A bit churchy but don’t be put off.
The Church of England is, to put it mildly, wetting its knickers about attendance. No punters, no moolah. In a bid to save money it’s dumping ordinary clergy and leaving posts unfilled. It’s still appointing bishops and administrators, but that’s modern management for you.
Church hierarchs – and let me assure you that I yield to no-one in my admiration for and loyalty to the church politburo – think that mission initiatives will sort it all out. There’s a whole series of blogs I could write on the idiocy of this, but though I’m convinced that there are too many people on the planet and humanity needs culling, death from boredom reading this blog is not the way to do it. So let’s move on.
In a recent Church Times piece, a senior cleric suggests that missions could be held in gyms and cafes. A retired colleague, Dean Henley, pointed out on the blog Thinking Anglicans some of the difficulties of this in a gym, bearing in mind “the sound of the thumping treadmills, the pop music, the grunting and the slamming metal of the weights machines” and that most of the participants wear headphones. “It might not be the right time to ask if someone is saved as they attempt the downward dog in a yoga class.”
He is absolutely right. I go further.
People who don’t use gyms often have a mistaken view of what goes on in them. Perhaps they see them as social clubs with people chatting, gossiping, making deals, arranging dinner parties, having a pint or a gin after sitting on a bike for 5 minutes in the latest designer gear, peering into mirrors saying “does my bum/belly look big in this?” Like a golf club, I suppose (I’m not old enough to play golf, so I wouldn’t know for sure).
I’ve been a gym rat for over 40 years on and off. What I see are people with focus, determination, discipline, and commitment to healthy living. They mind what they eat and drink, so church functions with their farinaceous and sugar-laden fare are for them (and me) evil.
For us, gym = church. There are all sorts, conditions, faiths, races, ages, shapes and sizes. The atmosphere is businesslike and purposeful. No gossip, socialising or preening – there just isn’t the time when you’ve got to be back at work. The admiration of someone with a fine physique is not accompanied by snide remarks or by belittling those without, as would often be the case in equivalent circumstances in church where cattiness can be woeful. On the contrary, in gyms there is acknowledgement of the courage it takes to start a journey: mutual encouragement.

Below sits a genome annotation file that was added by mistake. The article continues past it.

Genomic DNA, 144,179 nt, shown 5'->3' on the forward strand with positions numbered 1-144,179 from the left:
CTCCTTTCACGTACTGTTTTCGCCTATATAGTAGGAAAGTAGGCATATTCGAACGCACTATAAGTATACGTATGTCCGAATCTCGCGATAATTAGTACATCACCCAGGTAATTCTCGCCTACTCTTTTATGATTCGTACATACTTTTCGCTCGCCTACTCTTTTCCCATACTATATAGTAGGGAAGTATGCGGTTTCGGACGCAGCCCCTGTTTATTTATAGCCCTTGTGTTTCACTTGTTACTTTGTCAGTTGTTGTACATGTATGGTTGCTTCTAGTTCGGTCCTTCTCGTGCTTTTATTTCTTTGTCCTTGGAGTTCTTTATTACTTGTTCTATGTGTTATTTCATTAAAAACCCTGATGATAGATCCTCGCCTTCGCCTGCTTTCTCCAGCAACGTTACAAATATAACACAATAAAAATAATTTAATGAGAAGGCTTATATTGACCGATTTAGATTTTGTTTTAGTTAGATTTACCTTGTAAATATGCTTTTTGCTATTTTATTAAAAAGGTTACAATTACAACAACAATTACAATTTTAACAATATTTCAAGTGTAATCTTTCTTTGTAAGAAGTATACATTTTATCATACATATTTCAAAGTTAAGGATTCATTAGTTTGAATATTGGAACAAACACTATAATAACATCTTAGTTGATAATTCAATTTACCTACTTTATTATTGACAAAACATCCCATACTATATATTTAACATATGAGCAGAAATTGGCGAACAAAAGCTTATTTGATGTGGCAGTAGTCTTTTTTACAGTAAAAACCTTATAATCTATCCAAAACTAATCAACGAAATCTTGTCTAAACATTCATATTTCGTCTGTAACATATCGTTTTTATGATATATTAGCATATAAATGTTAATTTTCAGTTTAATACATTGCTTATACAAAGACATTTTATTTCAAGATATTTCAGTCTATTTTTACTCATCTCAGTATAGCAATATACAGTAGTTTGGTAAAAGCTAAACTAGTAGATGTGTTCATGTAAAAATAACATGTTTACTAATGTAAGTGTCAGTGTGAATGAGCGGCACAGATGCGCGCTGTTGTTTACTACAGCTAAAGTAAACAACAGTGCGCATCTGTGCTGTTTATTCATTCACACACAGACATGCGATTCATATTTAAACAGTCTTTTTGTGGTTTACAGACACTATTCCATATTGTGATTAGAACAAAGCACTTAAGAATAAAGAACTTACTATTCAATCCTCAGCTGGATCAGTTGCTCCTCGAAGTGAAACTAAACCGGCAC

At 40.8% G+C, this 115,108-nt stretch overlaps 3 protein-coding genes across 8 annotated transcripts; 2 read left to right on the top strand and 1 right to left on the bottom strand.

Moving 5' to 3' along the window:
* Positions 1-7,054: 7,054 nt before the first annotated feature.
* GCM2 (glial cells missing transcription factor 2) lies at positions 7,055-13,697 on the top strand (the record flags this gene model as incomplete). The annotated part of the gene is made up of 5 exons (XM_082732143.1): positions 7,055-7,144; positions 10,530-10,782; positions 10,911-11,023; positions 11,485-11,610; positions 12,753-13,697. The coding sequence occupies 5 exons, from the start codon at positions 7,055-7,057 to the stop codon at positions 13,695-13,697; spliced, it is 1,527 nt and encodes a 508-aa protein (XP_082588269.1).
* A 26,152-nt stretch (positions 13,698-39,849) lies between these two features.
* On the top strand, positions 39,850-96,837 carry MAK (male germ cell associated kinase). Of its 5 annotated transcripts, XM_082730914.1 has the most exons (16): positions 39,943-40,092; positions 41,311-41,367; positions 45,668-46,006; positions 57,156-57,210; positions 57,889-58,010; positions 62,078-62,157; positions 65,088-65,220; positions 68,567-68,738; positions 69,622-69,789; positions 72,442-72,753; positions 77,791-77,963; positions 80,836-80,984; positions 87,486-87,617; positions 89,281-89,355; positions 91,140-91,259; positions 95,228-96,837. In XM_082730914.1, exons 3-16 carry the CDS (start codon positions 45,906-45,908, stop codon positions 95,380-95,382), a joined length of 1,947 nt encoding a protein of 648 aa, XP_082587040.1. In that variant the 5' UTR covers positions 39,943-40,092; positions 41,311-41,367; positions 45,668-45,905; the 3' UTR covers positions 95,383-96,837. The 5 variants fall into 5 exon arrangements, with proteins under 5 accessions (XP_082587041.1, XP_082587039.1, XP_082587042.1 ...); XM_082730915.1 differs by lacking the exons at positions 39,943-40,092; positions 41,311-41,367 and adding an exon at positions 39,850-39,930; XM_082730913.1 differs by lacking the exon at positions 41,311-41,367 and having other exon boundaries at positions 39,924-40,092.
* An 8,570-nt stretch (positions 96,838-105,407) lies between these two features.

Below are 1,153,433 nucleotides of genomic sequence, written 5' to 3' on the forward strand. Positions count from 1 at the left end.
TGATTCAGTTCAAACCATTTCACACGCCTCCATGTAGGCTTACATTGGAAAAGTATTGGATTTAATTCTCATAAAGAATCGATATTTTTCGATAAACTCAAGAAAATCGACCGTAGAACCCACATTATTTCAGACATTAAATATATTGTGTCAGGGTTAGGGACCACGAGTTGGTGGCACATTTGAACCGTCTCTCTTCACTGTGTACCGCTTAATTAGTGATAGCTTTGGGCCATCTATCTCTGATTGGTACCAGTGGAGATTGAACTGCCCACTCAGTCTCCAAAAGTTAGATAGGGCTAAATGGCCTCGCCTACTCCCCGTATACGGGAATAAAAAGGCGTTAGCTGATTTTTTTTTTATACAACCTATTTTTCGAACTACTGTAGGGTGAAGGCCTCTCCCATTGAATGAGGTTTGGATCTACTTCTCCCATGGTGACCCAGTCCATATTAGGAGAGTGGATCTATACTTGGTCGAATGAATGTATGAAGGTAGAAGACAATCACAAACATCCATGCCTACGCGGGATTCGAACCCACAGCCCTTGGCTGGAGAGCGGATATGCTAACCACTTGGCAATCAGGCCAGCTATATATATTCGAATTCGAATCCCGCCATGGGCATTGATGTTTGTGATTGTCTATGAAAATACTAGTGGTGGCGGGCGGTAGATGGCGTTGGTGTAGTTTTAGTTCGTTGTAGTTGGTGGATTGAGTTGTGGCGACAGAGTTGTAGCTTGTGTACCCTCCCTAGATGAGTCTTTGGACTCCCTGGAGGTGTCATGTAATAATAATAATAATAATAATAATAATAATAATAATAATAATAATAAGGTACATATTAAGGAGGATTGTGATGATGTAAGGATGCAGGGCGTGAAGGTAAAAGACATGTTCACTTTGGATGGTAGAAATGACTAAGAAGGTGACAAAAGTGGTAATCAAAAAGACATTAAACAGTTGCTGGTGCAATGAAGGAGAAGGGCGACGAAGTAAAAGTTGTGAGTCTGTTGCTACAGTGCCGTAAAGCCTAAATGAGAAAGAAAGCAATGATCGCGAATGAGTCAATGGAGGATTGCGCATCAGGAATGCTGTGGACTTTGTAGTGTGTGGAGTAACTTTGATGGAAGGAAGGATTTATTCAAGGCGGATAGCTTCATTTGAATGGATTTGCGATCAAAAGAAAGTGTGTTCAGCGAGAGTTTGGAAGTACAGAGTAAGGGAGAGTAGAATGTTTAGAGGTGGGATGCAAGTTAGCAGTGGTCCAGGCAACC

So I ask myself: what would anyone who takes physical wellbeing seriously enough to be a gym regular want or need of church? What does church have to offer that gym does not?
Every good thing that church provides is available at the gym: companionship, common purpose, community, ritual, discipline, time out from the daily grind. People mind their own business but are happy to help when asked. No bossy interference.
And the gym provides one thing that church does not: a sense of achievement.
Does the church offer anything that gyms do not?
Yes. The threat of damnation. Indeed, the church harps on incessantly about this: after a good sing, it has people grovelling for being miserable sinners. Now, given that many of us use the gym as therapy for depression, anxiety and other mental health issues, being brought down low by this medieval control-freakery (control is what it’s all about) is not conducive to mental well-being.
Gym wins hands down.
The church politburo has it the wrong way round. If they are serious about spreading the message of Jesus Christ – life abundant – then rather than running mission initiatives in gyms, they’d be better off making gyms of all the churches. A different sort of conversion.